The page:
Perhaps a little heavy and slow at times - but overall I really enjoyed the movie - at the end it conveyed not much more than the same moral lesson than "A Christmas Carol" - but it does so through the story of the life of Dickens - not Scrooge....
By Michael Rielly
Tis the Season for Christmas Movies
May 22, 2018
A new survey commissioned by MyMerryChristmas.com has determined that 46 percent of annual Christmas movie watching happens between Memorial Day and Labor Day.
The survey, conducted over a three day period offline in 7 American cities, reveals some surprising facts about summer Christmas movie watching in America.
More than 1 in 3 Americans will see something Christmas-related at home during the dog days of summer and of those a whopping 82 percent watch a Christmas-themed show on purpose.
The primary reason people watch so much Christmas during the off-season? Simple. There just isn’t time to see it all when it is Christmas in December.
MyMerryChristmas.com has conducted regular surveys since 1998 and this survey actually stemmed from another that wanted to determine if President Trump had actually affected how people were saying “Merry Christmas”, as he has claimed (he hasn’t, by the way).
But one of the ancillary questions on that survey, asked many times before in the past, was about Christmas movies. In studying those results a curious trend emerged that caused us to commission another survey just about Christmas movies.
Perhaps most revealing in the survey was not the fact that Christmas movies are watched but rather which Christmas movies were viewed during the summer months. Of more than 1800 respondents, here is the compiled top-ten of Christmas movies of summer:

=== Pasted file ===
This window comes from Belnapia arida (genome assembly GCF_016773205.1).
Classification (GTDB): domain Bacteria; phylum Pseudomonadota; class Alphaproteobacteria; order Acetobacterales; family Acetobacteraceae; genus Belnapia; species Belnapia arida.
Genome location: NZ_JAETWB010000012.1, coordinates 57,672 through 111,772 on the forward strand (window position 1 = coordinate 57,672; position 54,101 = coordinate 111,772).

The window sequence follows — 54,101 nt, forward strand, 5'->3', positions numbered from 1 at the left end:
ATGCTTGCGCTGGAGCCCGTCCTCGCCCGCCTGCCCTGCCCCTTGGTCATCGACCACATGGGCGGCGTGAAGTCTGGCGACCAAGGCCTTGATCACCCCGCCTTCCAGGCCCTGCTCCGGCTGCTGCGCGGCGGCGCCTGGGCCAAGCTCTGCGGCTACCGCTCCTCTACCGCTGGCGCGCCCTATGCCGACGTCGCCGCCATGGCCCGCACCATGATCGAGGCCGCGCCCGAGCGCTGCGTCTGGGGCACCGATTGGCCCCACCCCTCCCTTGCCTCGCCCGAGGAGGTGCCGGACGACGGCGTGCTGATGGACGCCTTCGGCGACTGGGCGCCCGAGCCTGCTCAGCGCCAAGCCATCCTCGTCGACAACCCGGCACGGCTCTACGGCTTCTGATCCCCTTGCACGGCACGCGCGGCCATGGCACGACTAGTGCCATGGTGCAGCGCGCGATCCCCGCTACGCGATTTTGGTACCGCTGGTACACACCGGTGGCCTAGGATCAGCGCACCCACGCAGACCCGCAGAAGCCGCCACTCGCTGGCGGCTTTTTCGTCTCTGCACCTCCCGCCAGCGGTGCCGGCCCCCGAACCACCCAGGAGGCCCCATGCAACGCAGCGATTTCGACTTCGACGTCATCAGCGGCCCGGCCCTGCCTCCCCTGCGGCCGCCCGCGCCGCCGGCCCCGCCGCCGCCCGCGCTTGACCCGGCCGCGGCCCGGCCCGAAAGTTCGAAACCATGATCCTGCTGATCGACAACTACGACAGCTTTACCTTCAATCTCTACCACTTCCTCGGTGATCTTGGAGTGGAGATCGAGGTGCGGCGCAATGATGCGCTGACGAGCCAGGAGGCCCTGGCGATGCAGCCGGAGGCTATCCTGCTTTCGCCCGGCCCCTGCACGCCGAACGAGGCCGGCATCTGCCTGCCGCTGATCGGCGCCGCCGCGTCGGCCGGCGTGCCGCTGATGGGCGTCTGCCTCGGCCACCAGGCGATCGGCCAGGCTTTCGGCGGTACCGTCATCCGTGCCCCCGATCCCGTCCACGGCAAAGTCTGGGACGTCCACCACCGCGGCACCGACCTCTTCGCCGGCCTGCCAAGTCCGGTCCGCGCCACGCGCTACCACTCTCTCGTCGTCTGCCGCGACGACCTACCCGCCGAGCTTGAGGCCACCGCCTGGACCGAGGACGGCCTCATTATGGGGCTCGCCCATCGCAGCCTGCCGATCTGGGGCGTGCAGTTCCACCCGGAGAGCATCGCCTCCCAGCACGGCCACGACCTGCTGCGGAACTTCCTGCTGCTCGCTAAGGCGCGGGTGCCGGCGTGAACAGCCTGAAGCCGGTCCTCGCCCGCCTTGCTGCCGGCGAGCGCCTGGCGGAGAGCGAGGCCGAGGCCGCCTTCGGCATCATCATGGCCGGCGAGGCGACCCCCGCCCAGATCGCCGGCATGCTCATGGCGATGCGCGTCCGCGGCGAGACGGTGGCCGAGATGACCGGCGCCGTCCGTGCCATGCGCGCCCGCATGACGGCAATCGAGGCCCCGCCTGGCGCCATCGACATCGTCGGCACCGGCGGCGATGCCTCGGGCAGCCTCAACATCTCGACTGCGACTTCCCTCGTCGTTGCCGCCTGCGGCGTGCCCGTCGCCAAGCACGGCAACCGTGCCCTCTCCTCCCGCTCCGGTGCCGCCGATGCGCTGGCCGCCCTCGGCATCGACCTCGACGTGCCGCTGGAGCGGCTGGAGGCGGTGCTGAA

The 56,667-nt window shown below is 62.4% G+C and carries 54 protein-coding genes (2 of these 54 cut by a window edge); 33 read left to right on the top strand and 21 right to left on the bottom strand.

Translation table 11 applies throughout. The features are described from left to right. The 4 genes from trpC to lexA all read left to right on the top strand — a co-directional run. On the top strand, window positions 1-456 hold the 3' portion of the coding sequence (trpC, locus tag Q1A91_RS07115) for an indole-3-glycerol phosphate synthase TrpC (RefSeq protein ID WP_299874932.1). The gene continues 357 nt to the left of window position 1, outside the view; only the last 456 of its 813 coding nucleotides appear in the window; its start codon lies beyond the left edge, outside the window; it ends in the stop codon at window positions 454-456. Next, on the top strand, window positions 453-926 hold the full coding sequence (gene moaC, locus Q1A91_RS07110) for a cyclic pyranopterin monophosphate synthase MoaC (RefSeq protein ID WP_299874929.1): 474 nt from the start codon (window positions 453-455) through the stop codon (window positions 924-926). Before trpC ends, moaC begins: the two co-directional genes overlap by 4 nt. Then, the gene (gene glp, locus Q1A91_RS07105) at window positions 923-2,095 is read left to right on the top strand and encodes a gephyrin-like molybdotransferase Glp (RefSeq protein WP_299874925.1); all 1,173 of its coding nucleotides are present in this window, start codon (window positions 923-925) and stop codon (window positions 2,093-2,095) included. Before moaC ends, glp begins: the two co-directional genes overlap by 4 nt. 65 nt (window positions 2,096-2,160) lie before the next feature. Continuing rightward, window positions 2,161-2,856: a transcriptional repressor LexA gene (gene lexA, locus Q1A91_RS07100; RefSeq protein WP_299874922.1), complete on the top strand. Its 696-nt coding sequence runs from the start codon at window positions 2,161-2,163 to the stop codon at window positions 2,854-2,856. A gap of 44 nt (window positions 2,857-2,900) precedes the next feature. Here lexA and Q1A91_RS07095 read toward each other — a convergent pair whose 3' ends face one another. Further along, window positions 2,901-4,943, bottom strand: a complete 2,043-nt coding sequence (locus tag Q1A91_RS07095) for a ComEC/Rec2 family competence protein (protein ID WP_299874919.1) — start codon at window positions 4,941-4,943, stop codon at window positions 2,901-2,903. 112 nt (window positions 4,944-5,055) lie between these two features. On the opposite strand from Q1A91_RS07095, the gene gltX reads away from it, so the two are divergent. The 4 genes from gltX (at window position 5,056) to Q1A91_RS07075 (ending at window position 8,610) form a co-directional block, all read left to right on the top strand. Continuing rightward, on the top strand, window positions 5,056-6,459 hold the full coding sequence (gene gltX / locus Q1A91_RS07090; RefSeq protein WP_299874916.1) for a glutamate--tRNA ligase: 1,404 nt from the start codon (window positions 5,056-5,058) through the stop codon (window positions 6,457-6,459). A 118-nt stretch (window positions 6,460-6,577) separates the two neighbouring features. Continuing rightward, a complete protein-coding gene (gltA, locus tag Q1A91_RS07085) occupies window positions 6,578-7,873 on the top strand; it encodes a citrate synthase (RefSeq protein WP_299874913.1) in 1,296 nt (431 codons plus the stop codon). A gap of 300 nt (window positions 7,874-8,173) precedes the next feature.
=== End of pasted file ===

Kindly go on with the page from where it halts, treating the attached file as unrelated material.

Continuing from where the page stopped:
Bad Santa The Muppet Christmas Carol The Polar Express Scrooged The Santa Clause While You Were Sleeping Home Alone Die Hard Christmas Vacation Elf This is a vastly different list than you traditionally see about Christmas movies in December. Some of these movies traditionally never make the top 25 much less the top 10 in December.
But where are the customary classics like It’s a Wonderful Life?
Those movies, the survey says, are seemingly reserved as must-watch, during the season.
The summer top ten tends to be movies that respondents claim they just didn’t get time to watch the previous year.
The Hallmark Channel made a splash in the news early this year for their announcement of the production of 34 new Christmas movies in 2018.
That heavy production schedule is indicative not only of how popular Christmas is as a movie theme but also of the appeal of year-round Christmas movies. Hallmark famously airs Christmas movies of the past to terrific ratings during the months of summer – a counter-trend to traditional television viewing habits in America.
Another interesting tidbit revealed by the summer Christmas movie survey is that the decline of Hollywood’s traditional summer blockbuster has seen the gap filled by the tried-and-true Christmas movie. 76 percent of respondents said they spend more time watching Christmas movies during the summer and less time watching the latest release at the local theater simply because old Christmas movies are more reliably entertaining.
For more information about our Christmas summer movie survey, please take a listen to the latest episode of the Merry Little Podcast.